Here is some PRESS on I Am Alive -
From an audience member who attended the April 21, 2015 concert performance:
I Am Alive. The scenes were flawlessly timed. The movement was vibrant. The music was beautiful and sometimes haunting, with crystal clear instrumentals. The graphic scenery was riveting. I Am Alive was written from the heart. It was apparent that director Christy Montour-Larson instilled this historic situation into the hearts of the actors, such that they truly embodied their characters. Never have I seen such a large group of players connect with the audience. Towards the end, Armenian Genocide survivors Kourken and Malvine meet, fall in love and marry. The audience was brought to tears by their union at the end of the play. Images, photos, of the real Kourken and Malvine appeared on the backdrop, and it brought home that this production was about real people and real life. It was truly a human experience. – Andrew D., Larkspur Colo.
Denise Gentilini interview on 9NEWS Denver - April 25, 2016
Denise Gentilini interview on Colorado Public Radio with Ryan Warner:
Denise Gentilini television interview with Lois Melkonian, February 23, 2015 - on KDVR Fox 31, Denver:
From our award winning Director, Christy Montour-Larson - speaking to the cast during rehearsal:
"I know that we do a lot of shows, we do shows, we do shows. But every now and then we get to do a show that's more than just a show, don't we? We get the chance to really tell the story of a community - we get to gather. Theatre is theatre but sometimes theatre is more than theatre. Sometime theatre is the telling of humanity. This is like a sand painting that will be in the ether, but I know I will never forget it and I hope you never do, either".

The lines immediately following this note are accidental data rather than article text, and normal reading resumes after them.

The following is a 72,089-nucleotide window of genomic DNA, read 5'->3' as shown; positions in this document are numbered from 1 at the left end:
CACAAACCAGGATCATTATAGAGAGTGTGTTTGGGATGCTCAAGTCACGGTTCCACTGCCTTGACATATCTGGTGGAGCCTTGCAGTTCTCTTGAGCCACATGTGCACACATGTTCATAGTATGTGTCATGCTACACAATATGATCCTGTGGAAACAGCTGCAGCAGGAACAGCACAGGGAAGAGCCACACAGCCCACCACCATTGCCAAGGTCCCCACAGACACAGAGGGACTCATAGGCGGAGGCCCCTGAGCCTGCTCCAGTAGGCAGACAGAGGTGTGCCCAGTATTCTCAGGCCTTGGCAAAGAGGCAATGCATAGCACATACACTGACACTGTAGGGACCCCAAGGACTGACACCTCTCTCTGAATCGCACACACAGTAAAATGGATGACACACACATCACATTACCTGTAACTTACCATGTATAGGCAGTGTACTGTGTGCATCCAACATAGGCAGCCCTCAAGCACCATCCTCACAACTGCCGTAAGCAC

After seeing our Glendale, California Alex Theatre performances on September 10 and 11, 2016 - Patrick Hurley said the following about I Am Alive:
"...a highly worthy... essential piece of historical theatre."
"captivating and beautifully choreographed."
"A bit agitprop, a bit documentary, this is story worthy of being told."
Premiere of Genocide Musical, Launch of Hamazkayin Troupe Enliven Fall Theater
October 17, 2016
“I Am Alive” in performance at the Alex Theatre.
BY ARAM KOUYOUMDJIAN
After a sleepy summer, Armenian theater greeted the fall with fervor, as four different productions succeeded one another within a five-week frame. The most recent entries were light-hearted fare. “Love & Marriage” featured a trio of one-acts adapted and directed by Aramazd Stepanian; being away from the Southland, I missed its single-weekend engagement. “Look Me in the Eye” was Vahik Pirhamzei’s latest (and, by now, formulaic) piece about marital discord, although it boasted, as usual, a healthy sprinkling of sharp one-liners that delighted his audiences and strong acting by a seasoned ensemble.
Yet, the notable theatrical events of the fall were not the comedies; rather, they were two surprising entries – a Genocide musical by Emmy Award-winning composer Denise Gentilini and the debut of the Hamazkayin Theater Company with an original children’s play.
The burning of Izmir as depicted in “I Am Alive.”